The Math Forum



Search All of the Math Forum:

Views expressed in these public forums are not endorsed by NCTM or The Math Forum.


Math Forum » Discussions » sci.math.* » sci.math

Topic: Concrete and Abstract in Mathematics, was "What's wrong with education..."
Replies: 2   Last Post: Jun 14, 1996 1:03 AM

Advanced Search

Back to Topic List Back to Topic List Jump to Tree View Jump to Tree View   Messages: [ Previous | Next ]
john baez

Posts: 57
Registered: 12/6/04
Re: Concrete and Abstract in Mathematics, was "What's wrong with education..."
Posted: Jun 14, 1996 1:03 AM
  Click to see the message monospaced in plain text Plain Text   Click to reply to this topic Reply



In article <Dsyrpn.5I1@mv.mv.com> Alberto C Moreira <junkmail@moreira.mv.com> writes:
>baez@guitar.ucr.edu (john baez) wrote:

>Also, you're talking at a level far beyond that which I was addressing.
>When doing mathematical research, one probably has to use whatever tools
>one has at his/her disposal, but learning it is another story. And when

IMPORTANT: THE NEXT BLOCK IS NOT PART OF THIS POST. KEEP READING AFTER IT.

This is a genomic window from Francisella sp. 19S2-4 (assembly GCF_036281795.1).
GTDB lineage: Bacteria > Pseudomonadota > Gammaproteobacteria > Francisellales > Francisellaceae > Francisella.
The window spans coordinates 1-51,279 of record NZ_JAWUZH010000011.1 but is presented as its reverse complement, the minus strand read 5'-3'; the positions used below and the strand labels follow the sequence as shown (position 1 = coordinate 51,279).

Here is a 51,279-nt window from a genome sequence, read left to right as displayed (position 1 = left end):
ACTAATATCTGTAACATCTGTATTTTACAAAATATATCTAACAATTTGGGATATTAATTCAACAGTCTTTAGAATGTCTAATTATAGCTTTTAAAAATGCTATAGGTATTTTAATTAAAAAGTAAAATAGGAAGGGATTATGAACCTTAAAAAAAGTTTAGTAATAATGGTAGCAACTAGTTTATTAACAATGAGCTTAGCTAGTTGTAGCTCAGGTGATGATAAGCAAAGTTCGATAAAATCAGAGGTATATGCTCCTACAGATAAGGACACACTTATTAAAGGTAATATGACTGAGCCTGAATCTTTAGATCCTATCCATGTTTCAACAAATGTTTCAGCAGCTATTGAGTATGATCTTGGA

>we're talking about teaching students, do we want to emphasize informal
>thought?


I suspect we should emphasize formal thought and informal thought and
the road between the two: formal thought without the backing of
informal thought tends to be lacking in zest, while informal thought
without the backing of formal thought tends to bog down in vagueness.

>Logic itself is your frame, or isn't it ? I'm not at that level, but I
>have difficulty seeing any kind of mathematics that doesn't anchor
>itself in a logical frame. I know that category theory people, just
>like lambda calculus people, like to see category theory as a formal
>system par with set theory and others. But all three of them are still
>based on a logic system, or at least I do so far believe.


Certainly once one starts proving theorems in category theory one can,
just like in set theory, formalize the reasoning with the help of an
axiomatic system, and it's good to know how to do this.

>>Think of how Ed Witten won the Fields Medal, the biggest
>>math prize of all! His reasoning was not formal, and in many cases we
>>still don't know how to make it formal --- but his discoveries were


>I'm
>not familiar with the work of Ed Witten, are his proofs "informal",
>in the sense that they don't fit within a logic system ?


Yes, they are informal. He is primarily a physicist, yet he won the
highest prize in mathematics, the Fields Medal. Many of his arguments
and computations have been formalized by other mathematicians, and many
of them have not yet been fully formalized. They have revolutionized
many subjects.









Point your RSS reader here for a feed of the latest messages in this topic.

[Privacy Policy] [Terms of Use]

© The Math Forum at NCTM 1994-2017. All Rights Reserved.